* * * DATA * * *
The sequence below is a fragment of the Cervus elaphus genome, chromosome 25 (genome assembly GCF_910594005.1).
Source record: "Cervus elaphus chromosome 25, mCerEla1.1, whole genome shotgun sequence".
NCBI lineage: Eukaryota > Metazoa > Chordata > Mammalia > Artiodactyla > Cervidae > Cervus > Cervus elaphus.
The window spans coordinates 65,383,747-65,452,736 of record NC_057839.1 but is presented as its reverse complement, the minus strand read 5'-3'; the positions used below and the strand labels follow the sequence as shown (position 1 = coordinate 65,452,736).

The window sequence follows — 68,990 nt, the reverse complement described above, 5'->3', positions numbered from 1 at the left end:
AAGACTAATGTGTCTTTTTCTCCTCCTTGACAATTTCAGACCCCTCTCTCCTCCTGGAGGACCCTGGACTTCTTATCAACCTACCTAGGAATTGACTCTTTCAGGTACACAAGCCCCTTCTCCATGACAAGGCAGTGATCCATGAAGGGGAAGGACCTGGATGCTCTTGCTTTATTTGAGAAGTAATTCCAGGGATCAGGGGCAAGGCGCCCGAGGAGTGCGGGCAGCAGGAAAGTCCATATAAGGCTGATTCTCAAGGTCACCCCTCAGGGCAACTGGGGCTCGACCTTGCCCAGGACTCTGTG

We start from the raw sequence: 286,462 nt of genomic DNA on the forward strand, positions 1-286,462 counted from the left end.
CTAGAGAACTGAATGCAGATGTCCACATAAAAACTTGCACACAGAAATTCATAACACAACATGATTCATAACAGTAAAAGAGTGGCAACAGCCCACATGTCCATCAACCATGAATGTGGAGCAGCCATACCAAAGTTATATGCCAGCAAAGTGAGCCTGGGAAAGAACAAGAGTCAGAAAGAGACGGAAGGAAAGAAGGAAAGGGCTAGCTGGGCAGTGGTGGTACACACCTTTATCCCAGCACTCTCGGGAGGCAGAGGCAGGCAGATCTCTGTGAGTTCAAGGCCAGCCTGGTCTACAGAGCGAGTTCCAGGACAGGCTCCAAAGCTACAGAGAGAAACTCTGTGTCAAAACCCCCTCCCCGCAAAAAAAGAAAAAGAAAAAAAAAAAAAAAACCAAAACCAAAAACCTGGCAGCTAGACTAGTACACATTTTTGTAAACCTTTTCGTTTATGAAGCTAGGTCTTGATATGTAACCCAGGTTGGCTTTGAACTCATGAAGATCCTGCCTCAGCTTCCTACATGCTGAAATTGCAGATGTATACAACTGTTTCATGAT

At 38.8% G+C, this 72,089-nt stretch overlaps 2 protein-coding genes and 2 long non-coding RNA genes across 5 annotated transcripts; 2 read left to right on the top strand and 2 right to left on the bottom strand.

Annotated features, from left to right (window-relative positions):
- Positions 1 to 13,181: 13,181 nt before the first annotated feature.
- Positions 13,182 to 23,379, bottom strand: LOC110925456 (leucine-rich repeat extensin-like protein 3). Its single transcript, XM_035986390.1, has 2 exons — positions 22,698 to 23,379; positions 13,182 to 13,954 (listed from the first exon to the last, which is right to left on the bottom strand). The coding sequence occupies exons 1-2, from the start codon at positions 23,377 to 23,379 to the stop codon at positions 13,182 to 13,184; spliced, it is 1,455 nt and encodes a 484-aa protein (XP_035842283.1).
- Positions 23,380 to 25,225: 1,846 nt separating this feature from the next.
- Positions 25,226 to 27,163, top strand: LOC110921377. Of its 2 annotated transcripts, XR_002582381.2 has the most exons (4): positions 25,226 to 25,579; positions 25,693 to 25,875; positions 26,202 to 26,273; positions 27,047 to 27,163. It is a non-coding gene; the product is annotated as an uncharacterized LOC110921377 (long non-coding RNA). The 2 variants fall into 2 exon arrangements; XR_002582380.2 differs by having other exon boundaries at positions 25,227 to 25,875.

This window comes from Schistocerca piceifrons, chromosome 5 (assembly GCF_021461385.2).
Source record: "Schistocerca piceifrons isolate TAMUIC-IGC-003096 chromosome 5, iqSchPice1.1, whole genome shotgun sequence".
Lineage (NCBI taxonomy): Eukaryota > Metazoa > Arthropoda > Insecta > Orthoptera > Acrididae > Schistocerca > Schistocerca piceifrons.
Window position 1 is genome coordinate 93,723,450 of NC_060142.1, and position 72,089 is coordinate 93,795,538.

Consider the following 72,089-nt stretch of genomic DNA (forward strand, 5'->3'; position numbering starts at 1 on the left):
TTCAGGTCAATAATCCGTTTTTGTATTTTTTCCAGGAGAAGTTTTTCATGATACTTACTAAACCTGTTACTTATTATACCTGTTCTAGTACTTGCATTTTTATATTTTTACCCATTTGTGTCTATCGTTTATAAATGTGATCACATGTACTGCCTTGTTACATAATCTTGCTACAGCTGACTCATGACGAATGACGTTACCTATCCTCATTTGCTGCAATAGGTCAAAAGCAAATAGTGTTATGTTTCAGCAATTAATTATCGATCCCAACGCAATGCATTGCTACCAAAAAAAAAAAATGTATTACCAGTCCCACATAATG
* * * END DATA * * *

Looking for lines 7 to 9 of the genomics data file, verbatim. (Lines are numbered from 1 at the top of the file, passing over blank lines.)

We start from the raw sequence: 286,462 nt of genomic DNA on the forward strand, positions 1-286,462 counted from the left end.
CTAGAGAACTGAATGCAGATGTCCACATAAAAACTTGCACACAGAAATTCATAACACAACATGATTCATAACAGTAAAAGAGTGGCAACAGCCCACATGTCCATCAACCATGAATGTGGAGCAGCCATACCAAAGTTATATGCCAGCAAAGTGAGCCTGGGAAAGAACAAGAGTCAGAAAGAGACGGAAGGAAAGAAGGAAAGGGCTAGCTGGGCAGTGGTGGTACACACCTTTATCCCAGCACTCTCGGGAGGCAGAGGCAGGCAGATCTCTGTGAGTTCAAGGCCAGCCTGGTCTACAGAGCGAGTTCCAGGACAGGCTCCAAAGCTACAGAGAGAAACTCTGTGTCAAAACCCCCTCCCCGCAAAAAAAGAAAAAGAAAAAAAAAAAAAAAACCAAAACCAAAAACCTGGCAGCTAGACTAGTACACATTTTTGTAAACCTTTTCGTTTATGAAGCTAGGTCTTGATATGTAACCCAGGTTGGCTTTGAACTCATGAAGATCCTGCCTCAGCTTCCTACATGCTGAAATTGCAGATGTATACAACTGTTTCATGAT

At 38.8% G+C, this 72,089-nt stretch overlaps 2 protein-coding genes and 2 long non-coding RNA genes across 5 annotated transcripts; 2 read left to right on the top strand and 2 right to left on the bottom strand.